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If you haven't of this pretty incredible woman, read her story. She has CML and is on the hunt for a stem cell donor.Part 4: Comfort Dishes of My Childhood “My mom's side is Lebanese and my dad’s is British. I love making Lebanese food because they are the comfort dishes of my childhood. My mom’s family is from a small village in the mountains of north Lebanon, so I grew up with traditional foods prepared the same way for generations. Some of my favourite Lebanese foods are Fthoyer, Rishta, Tabouli, Baklawa, and Zlebya. We often cook with Za'atar spice and eat zytoons (black olives) with most meals! Our Maronite religious background provided many fun traditions, the origins of which have been lost over time. For instance, each Easter we have an egg fight where we bump ends of coloured hard boiled eggs until the last person with an uncracked end emerges victorious. On Good Friday, we prepare a special meatless soup called Muhklutoh and recall the miraculous story of this ‘rock soup’. We also try to outmaneuver each other by saying a particular Lebanese saying on New Years’ morning. The reward for being the first to say this is our “spahetha” (a money gift). My mom always substituted hugs for money and over the years we have become quite creative in trying to be the first to utter our New Years’ Greeting virtually! I also enjoyed belly dancing when I was well. I draw on memories like these when my body rebels against the therapies that are supposed to manage my leukemia. I love my mixed heritage but it has created challenges searching for a matched donor. There are just not enough ethnically diverse stem cell donors, which is a disadvantage to mixed heritage patients because it reduces the possibility of finding a match and receiving a life-saving stem cell transplant.” _________________________ Laura is a patient with chronic myelogenous leukemia who is searching for a donor for a stem cell transplantation. Shown in the photo are Laura and her aunt Joni preparing Baklawa. A fully matched stem cell donor is generally preferred by transplant physicians. However, patients from Middle Eastern and mixed racial/ethnic backgrounds, like Laura, face difficulties finding a suitable stem cell donor, due in part to poor representation on donor registries worldwide. Laura urges all healthy individuals including those with diverse racial and ethnic backgrounds to reach out to their local registry to become stem cell donors. Canadians between the ages of 17 and 35 can register online at: blood.ca/WhyWeSwabMy Battle with LeukemiaCanadian Blood ServicesRoyal Canadian Air ForceThe Leukemia & Lymphoma SocietyCanadian Armed Forces ... See MoreSee Less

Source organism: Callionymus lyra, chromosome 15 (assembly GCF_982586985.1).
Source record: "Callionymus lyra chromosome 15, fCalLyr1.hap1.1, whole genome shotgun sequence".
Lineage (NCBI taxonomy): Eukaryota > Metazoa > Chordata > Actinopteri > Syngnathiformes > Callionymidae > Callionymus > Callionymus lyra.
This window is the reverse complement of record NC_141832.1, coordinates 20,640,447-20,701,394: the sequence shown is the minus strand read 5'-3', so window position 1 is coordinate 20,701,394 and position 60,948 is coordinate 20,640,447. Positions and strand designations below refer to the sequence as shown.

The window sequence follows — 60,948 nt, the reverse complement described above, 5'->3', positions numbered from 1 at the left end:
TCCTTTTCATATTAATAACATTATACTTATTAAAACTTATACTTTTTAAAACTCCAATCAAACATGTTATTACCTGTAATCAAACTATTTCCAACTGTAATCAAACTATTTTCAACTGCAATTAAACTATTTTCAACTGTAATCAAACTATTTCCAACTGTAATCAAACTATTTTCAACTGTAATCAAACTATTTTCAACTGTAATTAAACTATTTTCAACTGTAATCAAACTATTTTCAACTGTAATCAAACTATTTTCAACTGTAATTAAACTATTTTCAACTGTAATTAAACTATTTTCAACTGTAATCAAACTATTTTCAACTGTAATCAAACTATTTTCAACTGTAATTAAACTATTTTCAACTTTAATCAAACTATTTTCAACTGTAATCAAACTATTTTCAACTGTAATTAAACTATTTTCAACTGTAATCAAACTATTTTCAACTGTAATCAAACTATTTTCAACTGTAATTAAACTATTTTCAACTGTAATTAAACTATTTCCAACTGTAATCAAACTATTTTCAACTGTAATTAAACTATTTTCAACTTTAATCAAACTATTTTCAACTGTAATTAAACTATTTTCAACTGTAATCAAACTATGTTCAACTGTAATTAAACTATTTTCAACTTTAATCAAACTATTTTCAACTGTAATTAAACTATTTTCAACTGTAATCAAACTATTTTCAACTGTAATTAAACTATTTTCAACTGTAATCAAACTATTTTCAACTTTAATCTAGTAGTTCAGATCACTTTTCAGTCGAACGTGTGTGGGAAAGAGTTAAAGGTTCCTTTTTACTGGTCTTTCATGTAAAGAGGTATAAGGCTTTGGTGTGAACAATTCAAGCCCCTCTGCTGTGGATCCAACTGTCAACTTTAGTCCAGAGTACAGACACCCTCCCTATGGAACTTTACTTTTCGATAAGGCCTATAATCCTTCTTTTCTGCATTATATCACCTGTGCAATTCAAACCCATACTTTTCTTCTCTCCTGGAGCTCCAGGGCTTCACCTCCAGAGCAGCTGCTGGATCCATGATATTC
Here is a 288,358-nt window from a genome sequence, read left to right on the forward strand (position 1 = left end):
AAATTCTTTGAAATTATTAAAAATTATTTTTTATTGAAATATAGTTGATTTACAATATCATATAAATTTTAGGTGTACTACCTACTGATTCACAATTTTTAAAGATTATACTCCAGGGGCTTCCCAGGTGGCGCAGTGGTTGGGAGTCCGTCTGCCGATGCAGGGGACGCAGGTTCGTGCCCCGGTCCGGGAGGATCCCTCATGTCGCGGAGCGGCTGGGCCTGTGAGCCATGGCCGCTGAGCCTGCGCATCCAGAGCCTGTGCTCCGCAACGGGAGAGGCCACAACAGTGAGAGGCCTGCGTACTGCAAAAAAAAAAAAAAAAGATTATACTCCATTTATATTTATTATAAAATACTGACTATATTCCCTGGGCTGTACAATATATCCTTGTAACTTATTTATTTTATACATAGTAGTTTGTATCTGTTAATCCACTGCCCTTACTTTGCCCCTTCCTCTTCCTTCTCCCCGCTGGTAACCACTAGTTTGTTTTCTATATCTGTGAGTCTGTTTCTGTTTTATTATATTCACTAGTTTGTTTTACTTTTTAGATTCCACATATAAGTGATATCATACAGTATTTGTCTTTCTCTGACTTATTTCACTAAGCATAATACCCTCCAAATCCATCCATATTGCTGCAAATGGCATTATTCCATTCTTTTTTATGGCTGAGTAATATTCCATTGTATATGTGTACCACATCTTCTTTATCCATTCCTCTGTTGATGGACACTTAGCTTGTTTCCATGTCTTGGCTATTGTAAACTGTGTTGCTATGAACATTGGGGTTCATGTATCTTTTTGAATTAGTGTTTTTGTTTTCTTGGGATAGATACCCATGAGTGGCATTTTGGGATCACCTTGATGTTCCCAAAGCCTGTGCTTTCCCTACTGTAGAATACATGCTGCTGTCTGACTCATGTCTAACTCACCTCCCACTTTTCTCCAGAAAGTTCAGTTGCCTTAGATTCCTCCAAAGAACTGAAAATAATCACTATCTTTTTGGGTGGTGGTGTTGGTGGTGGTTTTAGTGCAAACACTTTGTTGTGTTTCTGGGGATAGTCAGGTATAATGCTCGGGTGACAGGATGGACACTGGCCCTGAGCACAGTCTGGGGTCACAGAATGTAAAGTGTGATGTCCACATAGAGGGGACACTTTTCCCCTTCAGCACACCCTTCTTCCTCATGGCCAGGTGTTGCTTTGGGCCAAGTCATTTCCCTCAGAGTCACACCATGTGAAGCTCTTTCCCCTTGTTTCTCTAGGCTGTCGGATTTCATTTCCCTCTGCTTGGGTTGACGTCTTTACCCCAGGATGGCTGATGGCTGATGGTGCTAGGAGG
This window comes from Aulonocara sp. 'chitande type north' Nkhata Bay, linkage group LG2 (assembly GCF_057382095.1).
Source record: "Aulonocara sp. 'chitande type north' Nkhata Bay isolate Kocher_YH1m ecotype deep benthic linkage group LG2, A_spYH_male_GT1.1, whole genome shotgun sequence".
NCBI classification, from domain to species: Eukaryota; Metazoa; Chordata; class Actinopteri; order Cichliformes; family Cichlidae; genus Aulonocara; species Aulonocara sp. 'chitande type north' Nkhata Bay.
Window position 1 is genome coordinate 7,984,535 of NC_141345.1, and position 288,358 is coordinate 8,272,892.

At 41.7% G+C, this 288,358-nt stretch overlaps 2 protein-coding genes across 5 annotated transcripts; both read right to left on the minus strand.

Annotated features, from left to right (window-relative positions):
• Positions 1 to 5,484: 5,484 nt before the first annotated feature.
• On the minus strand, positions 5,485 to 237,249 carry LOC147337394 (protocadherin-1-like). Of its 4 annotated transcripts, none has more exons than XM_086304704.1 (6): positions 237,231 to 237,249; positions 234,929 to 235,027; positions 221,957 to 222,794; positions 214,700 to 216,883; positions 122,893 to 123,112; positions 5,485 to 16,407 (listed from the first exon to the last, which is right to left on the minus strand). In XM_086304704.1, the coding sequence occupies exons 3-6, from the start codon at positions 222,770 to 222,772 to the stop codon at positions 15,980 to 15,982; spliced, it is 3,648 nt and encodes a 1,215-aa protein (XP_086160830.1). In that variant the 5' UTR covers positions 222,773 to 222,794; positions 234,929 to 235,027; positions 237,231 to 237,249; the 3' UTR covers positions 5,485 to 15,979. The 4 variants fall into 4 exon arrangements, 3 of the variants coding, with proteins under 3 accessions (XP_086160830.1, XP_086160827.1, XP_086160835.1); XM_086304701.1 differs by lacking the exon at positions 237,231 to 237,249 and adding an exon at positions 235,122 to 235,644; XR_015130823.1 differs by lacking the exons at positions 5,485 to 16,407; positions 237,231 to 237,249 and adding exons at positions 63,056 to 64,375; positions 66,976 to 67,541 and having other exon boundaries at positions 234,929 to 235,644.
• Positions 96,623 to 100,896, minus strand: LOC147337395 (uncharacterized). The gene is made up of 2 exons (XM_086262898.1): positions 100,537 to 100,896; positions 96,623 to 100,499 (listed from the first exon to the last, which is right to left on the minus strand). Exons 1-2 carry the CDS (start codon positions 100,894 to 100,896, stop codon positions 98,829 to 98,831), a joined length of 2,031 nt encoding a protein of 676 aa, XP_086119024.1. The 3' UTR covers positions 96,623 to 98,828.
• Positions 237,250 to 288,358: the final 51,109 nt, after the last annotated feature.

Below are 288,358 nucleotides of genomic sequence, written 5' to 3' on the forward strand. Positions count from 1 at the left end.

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hello everyone ... so how difficult and frustrating has it been to navigate the vaccines, from timing to side effects?I will be sending more out about this ... but as mentioned earlier, people with CML (particularly those who are stable) are not considered high-risk. However, it seems that every hosp/clinic/pharmacy has a different perspectives. I have heard from people across Canada who are not in the current group to be vaccinated, but they mention CML and they get appts. A couple of people have said they have simply had to disclose the medication they are taking in order to get an appt. And still, there are also places and doctors that don't consider CML high-risk and don't necessarily support classifying CML'ers as high-risk. Whether or not you have access to a vaccine continues to depend largely on your age and where you live in Canada. ... See MoreSee Less
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hey everyone, in case you are interested in learning more about the impact of delaying the second dose of the COVID vaccine on people living with cancer, there is a zoom call this Friday you may want to join in on.us02web.zoom.us/webinar/register/WN_cz9hpp-yRU-1XJMlQurI0A ... See MoreSee Less
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